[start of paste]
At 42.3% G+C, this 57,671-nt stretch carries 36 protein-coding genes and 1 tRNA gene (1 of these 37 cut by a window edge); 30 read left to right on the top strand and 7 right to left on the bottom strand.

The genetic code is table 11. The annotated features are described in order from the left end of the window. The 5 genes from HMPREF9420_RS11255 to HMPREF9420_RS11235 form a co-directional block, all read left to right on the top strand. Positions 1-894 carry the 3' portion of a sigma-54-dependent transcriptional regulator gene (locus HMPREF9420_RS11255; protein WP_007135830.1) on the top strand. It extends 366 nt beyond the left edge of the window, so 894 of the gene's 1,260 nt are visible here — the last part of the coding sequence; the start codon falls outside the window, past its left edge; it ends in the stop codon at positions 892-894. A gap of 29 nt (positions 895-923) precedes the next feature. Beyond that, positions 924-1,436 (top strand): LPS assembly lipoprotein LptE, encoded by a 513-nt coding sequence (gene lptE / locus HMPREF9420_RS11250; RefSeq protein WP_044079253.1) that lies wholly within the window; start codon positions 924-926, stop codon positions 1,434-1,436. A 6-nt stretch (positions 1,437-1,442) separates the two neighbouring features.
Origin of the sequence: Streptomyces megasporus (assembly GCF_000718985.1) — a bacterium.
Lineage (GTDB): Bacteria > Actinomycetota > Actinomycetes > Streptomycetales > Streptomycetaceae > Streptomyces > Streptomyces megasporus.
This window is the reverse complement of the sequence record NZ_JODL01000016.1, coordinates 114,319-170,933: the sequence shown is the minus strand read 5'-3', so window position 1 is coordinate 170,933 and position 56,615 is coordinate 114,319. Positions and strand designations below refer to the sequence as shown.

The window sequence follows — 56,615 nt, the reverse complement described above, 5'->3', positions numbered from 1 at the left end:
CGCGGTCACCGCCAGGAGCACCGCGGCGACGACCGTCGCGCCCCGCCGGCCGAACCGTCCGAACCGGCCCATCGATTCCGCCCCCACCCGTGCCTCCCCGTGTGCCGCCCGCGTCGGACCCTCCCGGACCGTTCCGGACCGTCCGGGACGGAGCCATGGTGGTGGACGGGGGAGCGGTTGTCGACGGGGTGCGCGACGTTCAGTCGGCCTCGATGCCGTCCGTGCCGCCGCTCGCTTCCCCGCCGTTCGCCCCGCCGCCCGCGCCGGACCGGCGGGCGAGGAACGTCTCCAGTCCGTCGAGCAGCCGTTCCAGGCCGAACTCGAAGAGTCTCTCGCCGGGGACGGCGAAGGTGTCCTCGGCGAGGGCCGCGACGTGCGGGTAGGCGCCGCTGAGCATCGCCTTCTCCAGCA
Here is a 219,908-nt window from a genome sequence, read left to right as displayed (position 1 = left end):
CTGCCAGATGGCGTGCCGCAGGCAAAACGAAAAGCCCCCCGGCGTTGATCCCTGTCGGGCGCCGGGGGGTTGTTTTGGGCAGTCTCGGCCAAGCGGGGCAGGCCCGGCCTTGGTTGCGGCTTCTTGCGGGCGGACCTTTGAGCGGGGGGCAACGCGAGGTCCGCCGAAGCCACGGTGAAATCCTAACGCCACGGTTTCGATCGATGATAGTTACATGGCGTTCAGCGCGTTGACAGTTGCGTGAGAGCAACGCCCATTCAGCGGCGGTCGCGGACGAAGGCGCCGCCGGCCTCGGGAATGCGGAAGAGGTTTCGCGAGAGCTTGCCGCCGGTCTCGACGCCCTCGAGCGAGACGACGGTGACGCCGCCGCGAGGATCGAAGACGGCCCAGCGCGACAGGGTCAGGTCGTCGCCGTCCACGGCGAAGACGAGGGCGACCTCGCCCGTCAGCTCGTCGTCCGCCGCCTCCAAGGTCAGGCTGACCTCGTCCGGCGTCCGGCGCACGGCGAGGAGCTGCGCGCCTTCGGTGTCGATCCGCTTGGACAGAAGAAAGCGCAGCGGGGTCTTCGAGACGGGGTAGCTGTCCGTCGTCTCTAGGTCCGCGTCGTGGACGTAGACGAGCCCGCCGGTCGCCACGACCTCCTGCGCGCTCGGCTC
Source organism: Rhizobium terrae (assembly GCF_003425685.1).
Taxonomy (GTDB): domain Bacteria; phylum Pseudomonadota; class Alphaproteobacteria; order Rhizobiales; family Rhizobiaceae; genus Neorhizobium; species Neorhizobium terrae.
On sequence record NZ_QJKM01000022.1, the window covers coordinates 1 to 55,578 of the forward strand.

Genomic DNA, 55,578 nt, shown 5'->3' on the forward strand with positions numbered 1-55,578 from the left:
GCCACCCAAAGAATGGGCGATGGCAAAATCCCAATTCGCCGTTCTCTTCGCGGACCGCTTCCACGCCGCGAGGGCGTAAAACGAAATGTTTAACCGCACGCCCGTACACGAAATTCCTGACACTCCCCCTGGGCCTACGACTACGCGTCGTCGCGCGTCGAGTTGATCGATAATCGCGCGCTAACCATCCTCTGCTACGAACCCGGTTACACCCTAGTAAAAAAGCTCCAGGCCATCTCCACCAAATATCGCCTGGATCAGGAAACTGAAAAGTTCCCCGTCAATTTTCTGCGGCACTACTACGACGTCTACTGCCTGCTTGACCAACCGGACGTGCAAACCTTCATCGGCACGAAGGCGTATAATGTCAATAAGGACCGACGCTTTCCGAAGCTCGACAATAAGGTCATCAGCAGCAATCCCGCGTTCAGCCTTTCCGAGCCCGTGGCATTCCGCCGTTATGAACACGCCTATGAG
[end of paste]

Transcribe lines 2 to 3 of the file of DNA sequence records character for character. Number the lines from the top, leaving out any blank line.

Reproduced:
The genetic code is table 11. The annotated features are described in order from the left end of the window. The 5 genes from HMPREF9420_RS11255 to HMPREF9420_RS11235 form a co-directional block, all read left to right on the top strand. Positions 1-894 carry the 3' portion of a sigma-54-dependent transcriptional regulator gene (locus HMPREF9420_RS11255; protein WP_007135830.1) on the top strand. It extends 366 nt beyond the left edge of the window, so 894 of the gene's 1,260 nt are visible here — the last part of the coding sequence; the start codon falls outside the window, past its left edge; it ends in the stop codon at positions 892-894. A gap of 29 nt (positions 895-923) precedes the next feature. Beyond that, positions 924-1,436 (top strand): LPS assembly lipoprotein LptE, encoded by a 513-nt coding sequence (gene lptE / locus HMPREF9420_RS11250; RefSeq protein WP_044079253.1) that lies wholly within the window; start codon positions 924-926, stop codon positions 1,434-1,436. A 6-nt stretch (positions 1,437-1,442) separates the two neighbouring features.
Origin of the sequence: Streptomyces megasporus (assembly GCF_000718985.1) — a bacterium.